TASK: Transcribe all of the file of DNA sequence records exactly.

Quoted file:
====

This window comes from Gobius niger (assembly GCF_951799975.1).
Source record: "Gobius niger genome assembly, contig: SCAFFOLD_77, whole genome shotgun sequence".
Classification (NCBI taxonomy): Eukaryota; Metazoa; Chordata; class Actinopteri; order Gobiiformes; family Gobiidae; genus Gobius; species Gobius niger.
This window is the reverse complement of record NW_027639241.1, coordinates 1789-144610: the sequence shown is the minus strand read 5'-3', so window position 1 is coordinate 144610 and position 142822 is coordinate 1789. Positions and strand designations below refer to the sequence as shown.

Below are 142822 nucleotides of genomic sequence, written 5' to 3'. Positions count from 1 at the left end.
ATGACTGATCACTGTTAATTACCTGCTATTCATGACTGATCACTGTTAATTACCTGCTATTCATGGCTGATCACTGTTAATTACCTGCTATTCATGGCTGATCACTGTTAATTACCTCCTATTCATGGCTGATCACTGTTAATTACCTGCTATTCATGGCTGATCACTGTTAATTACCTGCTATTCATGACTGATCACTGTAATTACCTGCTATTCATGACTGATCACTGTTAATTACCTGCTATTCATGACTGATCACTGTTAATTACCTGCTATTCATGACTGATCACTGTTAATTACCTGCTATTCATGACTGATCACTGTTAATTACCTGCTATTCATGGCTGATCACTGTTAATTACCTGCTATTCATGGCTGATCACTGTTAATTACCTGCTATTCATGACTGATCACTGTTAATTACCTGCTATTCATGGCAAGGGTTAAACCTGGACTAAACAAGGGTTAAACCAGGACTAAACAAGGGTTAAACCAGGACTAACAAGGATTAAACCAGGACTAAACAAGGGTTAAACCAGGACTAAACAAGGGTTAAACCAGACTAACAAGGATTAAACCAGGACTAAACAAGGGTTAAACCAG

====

This window comes from Gobius niger (assembly GCF_951799975.1).
Source record: "Gobius niger genome assembly, contig: SCAFFOLD_77, whole genome shotgun sequence".
Classification (NCBI taxonomy): Eukaryota; Metazoa; Chordata; class Actinopteri; order Gobiiformes; family Gobiidae; genus Gobius; species Gobius niger.
This window is the reverse complement of record NW_027639241.1, coordinates 1789-144610: the sequence shown is the minus strand read 5'-3', so window position 1 is coordinate 144610 and position 142822 is coordinate 1789. Positions and strand designations below refer to the sequence as shown.

Below are 142822 nucleotides of genomic sequence, written 5' to 3'. Positions count from 1 at the left end.
ATGACTGATCACTGTTAATTACCTGCTATTCATGACTGATCACTGTTAATTACCTGCTATTCATGGCTGATCACTGTTAATTACCTGCTATTCATGGCTGATCACTGTTAATTACCTCCTATTCATGGCTGATCACTGTTAATTACCTGCTATTCATGGCTGATCACTGTTAATTACCTGCTATTCATGACTGATCACTGTAATTACCTGCTATTCATGACTGATCACTGTTAATTACCTGCTATTCATGACTGATCACTGTTAATTACCTGCTATTCATGACTGATCACTGTTAATTACCTGCTATTCATGACTGATCACTGTTAATTACCTGCTATTCATGGCTGATCACTGTTAATTACCTGCTATTCATGGCTGATCACTGTTAATTACCTGCTATTCATGACTGATCACTGTTAATTACCTGCTATTCATGGCAAGGGTTAAACCTGGACTAAACAAGGGTTAAACCAGGACTAAACAAGGGTTAAACCAGGACTAACAAGGATTAAACCAGGACTAAACAAGGGTTAAACCAGGACTAAACAAGGGTTAAACCAGACTAACAAGGATTAAACCAGGACTAAACAAGGGTTAAACCAG